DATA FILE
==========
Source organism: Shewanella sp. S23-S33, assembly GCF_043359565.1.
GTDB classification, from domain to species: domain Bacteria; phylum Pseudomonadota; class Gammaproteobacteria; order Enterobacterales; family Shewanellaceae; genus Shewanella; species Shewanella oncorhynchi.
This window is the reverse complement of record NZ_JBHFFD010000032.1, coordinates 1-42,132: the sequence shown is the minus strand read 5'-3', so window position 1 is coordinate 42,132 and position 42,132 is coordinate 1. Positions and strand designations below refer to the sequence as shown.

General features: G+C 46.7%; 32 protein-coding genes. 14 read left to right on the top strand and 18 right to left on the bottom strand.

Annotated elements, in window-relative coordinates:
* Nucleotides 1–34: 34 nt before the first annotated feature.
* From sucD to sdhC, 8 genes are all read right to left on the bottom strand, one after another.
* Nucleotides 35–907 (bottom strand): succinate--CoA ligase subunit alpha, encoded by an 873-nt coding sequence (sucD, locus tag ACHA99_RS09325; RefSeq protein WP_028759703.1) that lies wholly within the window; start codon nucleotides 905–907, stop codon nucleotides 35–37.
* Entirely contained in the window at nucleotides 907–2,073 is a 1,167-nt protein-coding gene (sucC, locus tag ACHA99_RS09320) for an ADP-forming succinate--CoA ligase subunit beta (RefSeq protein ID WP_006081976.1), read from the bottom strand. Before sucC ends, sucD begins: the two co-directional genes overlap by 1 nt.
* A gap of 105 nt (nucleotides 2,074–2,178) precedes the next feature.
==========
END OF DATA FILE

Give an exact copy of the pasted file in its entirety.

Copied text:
Source organism: Shewanella sp. S23-S33, assembly GCF_043359565.1.
GTDB classification, from domain to species: domain Bacteria; phylum Pseudomonadota; class Gammaproteobacteria; order Enterobacterales; family Shewanellaceae; genus Shewanella; species Shewanella oncorhynchi.
This window is the reverse complement of record NZ_JBHFFD010000032.1, coordinates 1-42,132: the sequence shown is the minus strand read 5'-3', so window position 1 is coordinate 42,132 and position 42,132 is coordinate 1. Positions and strand designations below refer to the sequence as shown.

General features: G+C 46.7%; 32 protein-coding genes. 14 read left to right on the top strand and 18 right to left on the bottom strand.

Annotated elements, in window-relative coordinates:
* Nucleotides 1–34: 34 nt before the first annotated feature.
* From sucD to sdhC, 8 genes are all read right to left on the bottom strand, one after another.
* Nucleotides 35–907 (bottom strand): succinate--CoA ligase subunit alpha, encoded by an 873-nt coding sequence (sucD, locus tag ACHA99_RS09325; RefSeq protein WP_028759703.1) that lies wholly within the window; start codon nucleotides 905–907, stop codon nucleotides 35–37.
* Entirely contained in the window at nucleotides 907–2,073 is a 1,167-nt protein-coding gene (sucC, locus tag ACHA99_RS09320) for an ADP-forming succinate--CoA ligase subunit beta (RefSeq protein ID WP_006081976.1), read from the bottom strand. Before sucC ends, sucD begins: the two co-directional genes overlap by 1 nt.
* A gap of 105 nt (nucleotides 2,074–2,178) precedes the next feature.